We asked Labour's Jacinda Ardern and National's Nikki Kaye: Are NZ's parental leave provisions adequate?
There are many things we should envy the Swedish for. ABBA probably isn't one of them, but their paid parental leave provisions certainly are. Let me explain...
A while ago, I visited Auckland University as Labour's spokesperson on Youth Justice issues. There were a team of researchers there who had spent some time looking at the factors that influence the kind of start that children have in life. That was the first time I had heard it so starkly put - the first 6 months of a child's life, based on research and evidence, are the most important bar none. If we don't invest enough in them at the very beginning of their lives, it can take a good four years to reverse the damage. And if we still haven't got it right by then, we'll either be playing catch up the rest of their adolescence, or worse still, it will come at a cost to us all if they eventually end up in the arena that I was working in; the criminal justice system.
Of course, that's not to say that every child that isn't given the love and care it needs when it is first born will end up a delinquent, but it's a solid enough indicator that we should be investing our energy into ensuring that at the very least, we're giving parents choices, and helping them to be with their newborn as much as they can in those early months.
And that's where the Swedes come in, with their enviable 16 months of paid parental leave.
Comparatively, we're a little way off. Currently in New Zealand, paid parental leave is available for 14 weeks at a maximum rate (as of July) of $458. Compare that to our neighbours across the ditch: Australia's relatively new paid parental leave system gives mothers 18 weeks at a maximum of $732 (NZD) per week, and it's easy to see that it's yet another area where we're lagging behind. But this isn't just about competing with the Aussies, it's about investing in the things that will make the biggest difference for children in the long run.
But while we're here, it would be remiss not to mention the other areas that we desperately need to improve, including flexible working provisions to allow parents to better manage the competing demands of home and family. We do a lot of talking in this area and not a lot of doing. If we're truly going to assist our parents, especially mums, to re-enter the workforce after they have had children, this would be a huge step in the right direction.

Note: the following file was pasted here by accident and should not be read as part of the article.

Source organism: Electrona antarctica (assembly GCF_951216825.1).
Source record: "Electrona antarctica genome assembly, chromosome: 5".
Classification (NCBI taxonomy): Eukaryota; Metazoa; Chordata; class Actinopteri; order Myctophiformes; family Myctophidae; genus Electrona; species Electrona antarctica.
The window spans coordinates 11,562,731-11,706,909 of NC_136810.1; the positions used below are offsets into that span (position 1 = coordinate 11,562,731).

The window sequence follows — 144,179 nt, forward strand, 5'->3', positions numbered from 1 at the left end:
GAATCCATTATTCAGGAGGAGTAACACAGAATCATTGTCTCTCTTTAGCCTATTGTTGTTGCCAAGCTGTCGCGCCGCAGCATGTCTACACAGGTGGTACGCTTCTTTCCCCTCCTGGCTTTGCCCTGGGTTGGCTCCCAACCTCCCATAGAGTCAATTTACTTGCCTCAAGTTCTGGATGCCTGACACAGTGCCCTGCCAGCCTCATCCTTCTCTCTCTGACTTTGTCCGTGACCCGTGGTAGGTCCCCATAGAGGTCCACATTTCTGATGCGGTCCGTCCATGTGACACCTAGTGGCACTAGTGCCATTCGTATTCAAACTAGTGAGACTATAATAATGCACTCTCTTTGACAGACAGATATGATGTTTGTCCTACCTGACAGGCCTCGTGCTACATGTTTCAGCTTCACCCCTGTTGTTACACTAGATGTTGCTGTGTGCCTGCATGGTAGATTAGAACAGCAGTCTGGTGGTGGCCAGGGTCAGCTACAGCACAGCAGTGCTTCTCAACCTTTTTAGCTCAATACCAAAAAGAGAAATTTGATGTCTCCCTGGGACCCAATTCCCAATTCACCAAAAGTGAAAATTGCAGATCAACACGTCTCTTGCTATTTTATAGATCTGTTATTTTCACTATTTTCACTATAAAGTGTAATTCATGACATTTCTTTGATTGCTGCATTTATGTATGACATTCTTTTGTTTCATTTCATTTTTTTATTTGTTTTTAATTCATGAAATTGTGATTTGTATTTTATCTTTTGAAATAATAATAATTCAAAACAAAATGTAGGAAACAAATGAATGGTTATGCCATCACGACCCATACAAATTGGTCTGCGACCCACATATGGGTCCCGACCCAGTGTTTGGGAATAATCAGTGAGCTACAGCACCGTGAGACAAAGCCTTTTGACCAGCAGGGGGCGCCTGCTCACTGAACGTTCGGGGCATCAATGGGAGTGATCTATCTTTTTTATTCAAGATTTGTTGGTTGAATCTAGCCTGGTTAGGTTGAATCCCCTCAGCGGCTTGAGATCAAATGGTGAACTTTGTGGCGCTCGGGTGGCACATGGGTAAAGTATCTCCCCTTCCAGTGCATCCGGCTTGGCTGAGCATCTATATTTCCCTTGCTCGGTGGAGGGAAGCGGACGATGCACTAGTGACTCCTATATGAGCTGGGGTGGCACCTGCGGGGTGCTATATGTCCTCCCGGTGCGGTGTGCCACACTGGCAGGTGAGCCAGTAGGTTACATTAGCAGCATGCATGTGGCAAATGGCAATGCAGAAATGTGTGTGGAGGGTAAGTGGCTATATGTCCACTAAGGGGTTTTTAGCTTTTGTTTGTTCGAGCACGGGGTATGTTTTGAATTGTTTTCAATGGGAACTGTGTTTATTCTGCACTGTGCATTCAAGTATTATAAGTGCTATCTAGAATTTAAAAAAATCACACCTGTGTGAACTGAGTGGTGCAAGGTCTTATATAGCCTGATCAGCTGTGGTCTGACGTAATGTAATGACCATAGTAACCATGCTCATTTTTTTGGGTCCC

We've been spending a lot of time thinking about policy in this area. When we went into opposition, we left some unfinished business. Working for families, for instance, did make a difference in lifting children out of poverty- but not enough of one. That's why Annette King has spent the past couple of years getting a team of experts in the field of children and child development together to talk about where we need to go from here and how we give families more support and New Zealand kids a better start. The result is a comprehensive package and extending paid parental leave plays a big part.
But why wait for an election to campaign for change in this area, when it's so obvious that a need exists now? I guess that would be the challenge I would extend to Government. There's no reason that they cannot at least chart their intention to extend paid parental leave incrementally. That's what we have done. Labour has been very clear that extending paid parental is a priority for us, and that along with our full policy on children, we'll be clear how it will be paid for, and what we will reprioritise to get it done.
Besides, if we're going to beat the Aussies (or eventually even the Swedes) at something, I can't think of anything better than this.
We all know the benefits of having a parent home with a child in the first period of a child's life. While some countries have more generous paid parental leave entitlements than us we are in line with the majority of countries that have between 10-20 weeks.